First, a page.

Lying between the Dominican Republic and the Virgin Islands in the heart of the Caribbean, Puerto Rico is a scuba diving destination with a difference. There’s the hustle and bustle of San Juan, a vibrant city and home to half of the island’s four million inhabitants. Then, there are the world-renowned beaches. Luquillo, for example, is where sheltering coral reefs keep the waters of the coconut palm-lined bay clear and calm. Beautiful Boqueron in the southwest, has open-air eateries that sell fresh oysters and fried fish fritters. On top of that, there’s also El Yunque, a subtropical rain forest, where some of the longest zip lines in the world send explorers hurtling through the trees.
The diving’s pretty spectacular too. There are dive sites within minutes of the main population centers, putting Puerto Rican coral reefs within reach and with minimal effort. And, for those willing to put in the effort and reap the underwater rewards, there are some truly world-class locations. Puerto Rico surely has something for everyone.
- Desecheo Island This small, remote, island is about 45 minutes by boat from Rincon (a popular surfing destination) on the west end of Puerto Rico. Its relatively isolated location results in healthy, vibrant reefs. One dive site, Candyland, is particularly well named. Caves and swim-throughs are other popular features and visibility frequently exceeds 30 metres/100 feet.
- Mona Island Some 60 kilometres/40 miles off the west coast of Puerto Rico, Mona Island boasts some of the clearest water in the region with visibility that can reach more than 50 metres/165 feet. Stunning coral reefs, caverns and vertical walls encircle the island. Large pelagics such as whales, dolphin and marlin are regularly sighted and share the space with the usual array of reef species. The island itself has been compared to the Galapagos, thanks to its unique ecosystem and the endemic ground iguana which can reach a length of one metre/three feet. Plan for a long boat trip through the Mona Passage, but rest assured that it’s worth every minute.
- Vieques Island About 11 kilometres/7 miles east of the big island, Vieques offers clear water, coral reefs and the possibility of meeting up with turtles, spotted eagle rays and bottlenose dolphin. A variety of dive sites mean that local PADI dive shops can always find a perfect sheltered spot. Vieques and nearby Culebra Islands are relatively laid-back locations and divers can choose to either stay locally or opt for a longer (couple of hours) boat trip from the big island.
- La Parguera Best known for its bioluminescent bay, La Parguera is a small village in southwest Puerto Rico with a reputation as a summertime water sports hotspot. A resident dinoflagellate population literally lights up the bay at night by putting on a bioluminescent show when disturbed. Other dive opportunities here include coral reefs and walls, considered by many to be the best in the region. There are also mangrove islands, which while relatively shallow, offer divers an opportunity to interact with a different and diverse cast of characters, headlined by the manatee.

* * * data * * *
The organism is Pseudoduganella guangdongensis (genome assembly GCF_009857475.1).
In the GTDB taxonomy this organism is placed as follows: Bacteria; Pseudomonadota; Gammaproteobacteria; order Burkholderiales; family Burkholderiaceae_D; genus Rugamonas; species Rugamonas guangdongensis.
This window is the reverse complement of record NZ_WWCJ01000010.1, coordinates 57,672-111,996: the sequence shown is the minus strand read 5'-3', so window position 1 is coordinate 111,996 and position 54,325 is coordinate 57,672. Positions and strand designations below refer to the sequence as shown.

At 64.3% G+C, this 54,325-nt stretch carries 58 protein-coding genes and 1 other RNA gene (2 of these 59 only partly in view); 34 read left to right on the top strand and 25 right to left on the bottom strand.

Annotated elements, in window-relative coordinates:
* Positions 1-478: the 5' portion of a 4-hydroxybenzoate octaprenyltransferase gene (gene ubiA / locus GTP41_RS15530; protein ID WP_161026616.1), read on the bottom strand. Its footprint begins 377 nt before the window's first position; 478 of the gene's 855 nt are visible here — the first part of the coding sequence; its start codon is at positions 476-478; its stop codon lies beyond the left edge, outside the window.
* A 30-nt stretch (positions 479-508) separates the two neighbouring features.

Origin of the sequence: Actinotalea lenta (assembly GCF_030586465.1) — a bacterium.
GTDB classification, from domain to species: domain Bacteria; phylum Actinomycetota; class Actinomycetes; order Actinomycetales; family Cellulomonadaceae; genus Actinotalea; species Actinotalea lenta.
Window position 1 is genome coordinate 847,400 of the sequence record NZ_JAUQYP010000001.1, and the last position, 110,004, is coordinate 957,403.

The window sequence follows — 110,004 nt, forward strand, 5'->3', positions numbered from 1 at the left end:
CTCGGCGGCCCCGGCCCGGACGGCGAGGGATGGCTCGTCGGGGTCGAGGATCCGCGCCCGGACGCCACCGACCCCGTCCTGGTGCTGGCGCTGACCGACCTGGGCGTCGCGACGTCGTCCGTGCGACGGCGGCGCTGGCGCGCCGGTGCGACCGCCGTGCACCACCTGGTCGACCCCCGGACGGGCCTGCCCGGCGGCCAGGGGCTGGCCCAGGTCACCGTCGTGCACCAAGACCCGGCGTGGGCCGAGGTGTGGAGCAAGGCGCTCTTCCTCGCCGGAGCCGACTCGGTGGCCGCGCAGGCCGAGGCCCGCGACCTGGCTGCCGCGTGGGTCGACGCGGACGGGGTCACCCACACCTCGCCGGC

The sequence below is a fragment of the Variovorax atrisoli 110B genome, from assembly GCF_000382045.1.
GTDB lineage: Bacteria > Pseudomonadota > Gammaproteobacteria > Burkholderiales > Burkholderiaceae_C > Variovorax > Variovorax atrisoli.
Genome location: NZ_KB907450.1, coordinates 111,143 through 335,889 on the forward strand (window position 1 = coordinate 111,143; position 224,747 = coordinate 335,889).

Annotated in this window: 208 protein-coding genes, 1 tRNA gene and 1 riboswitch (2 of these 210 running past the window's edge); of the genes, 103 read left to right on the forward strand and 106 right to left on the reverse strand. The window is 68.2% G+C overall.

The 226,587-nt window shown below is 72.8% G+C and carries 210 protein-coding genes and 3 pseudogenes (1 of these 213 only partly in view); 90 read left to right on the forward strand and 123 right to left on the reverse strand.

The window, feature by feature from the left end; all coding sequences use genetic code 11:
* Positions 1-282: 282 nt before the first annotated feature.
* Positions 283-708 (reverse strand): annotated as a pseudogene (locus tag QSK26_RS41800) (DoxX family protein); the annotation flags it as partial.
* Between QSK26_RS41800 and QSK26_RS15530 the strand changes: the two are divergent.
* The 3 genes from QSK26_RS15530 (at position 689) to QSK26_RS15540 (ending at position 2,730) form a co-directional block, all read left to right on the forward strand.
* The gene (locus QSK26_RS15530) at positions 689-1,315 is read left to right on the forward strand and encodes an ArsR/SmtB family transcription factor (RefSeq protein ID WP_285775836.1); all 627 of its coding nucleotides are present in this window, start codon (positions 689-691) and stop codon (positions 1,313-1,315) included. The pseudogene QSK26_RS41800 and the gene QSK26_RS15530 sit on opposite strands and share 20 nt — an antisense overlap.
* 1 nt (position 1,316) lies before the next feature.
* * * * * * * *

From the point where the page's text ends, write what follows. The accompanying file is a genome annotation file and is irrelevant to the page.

- Escambron As the most popular local dive training site in San Juan, it’s a great place to introduce someone to Puerto Rican diving or refresh rusty dive skills before heading elsewhere. There’s plenty to see here, but visibility can be affected by rain and bad weather, so check with local dive shops.
Want to know more? Visit ScubaEarth® for further information on thousands of dive sites, marine species, destination essentials and more.
Visibility – Up to 50 metres/160 feet.
Water Temperature – 26-28° C/79-83° F in summer and 24-26° C/75-79° F in winter.
Weather – With a tropical marine climate, Puerto Rico is hot and humid all year. While winter is drier and cooler, there is little seasonal variation. Summer air temperatures range from 27-29° C/80-85° F and from 21-29° C/70-80° F in winter. Hurricane season is June through November.
Featured Creatures – Nearly 700 fish species call Puerto Rico’s reefs, mangroves and seagrass environments home. Oceanic whitetip and silky sharks prowl the Mona Passage. A variety of grunt and snapper species, along with damselfish, parrotfish and wrasse are common on the reefs.
Recommended Training – The AWARE Fish Identification course will help identify the local aquatic residents while the PADI Underwater Photographer course will help you bring images of your new friends home.
Note - Travel to any destination may be adversely affected by conditions including (but not limited) to security, entry and exit requirements, health conditions, local laws and culture, natural disasters and climate. Regardless of your destination, check your local travel advisory board or department for travel advice about that location when planning your trip and again shortly before you leave.
Language – Spanish and English
Currency – US Dollar (USD)
Major Airports – San Juan Luis Muñoz Marín International Airport (SJU)
Electricity and Internet – Electricity is 120V 60 Hz. Internet service is available.
Topside Attractions – Take zip lines through the forest, stroll the blue cobblestone streets of Old San Juan or peer from the battlements of Castillo San Felipe del Morro. You can also explore the Camuy River Cave Park, home of the third largest underground river in the world.
Puerto Rico Tourist Information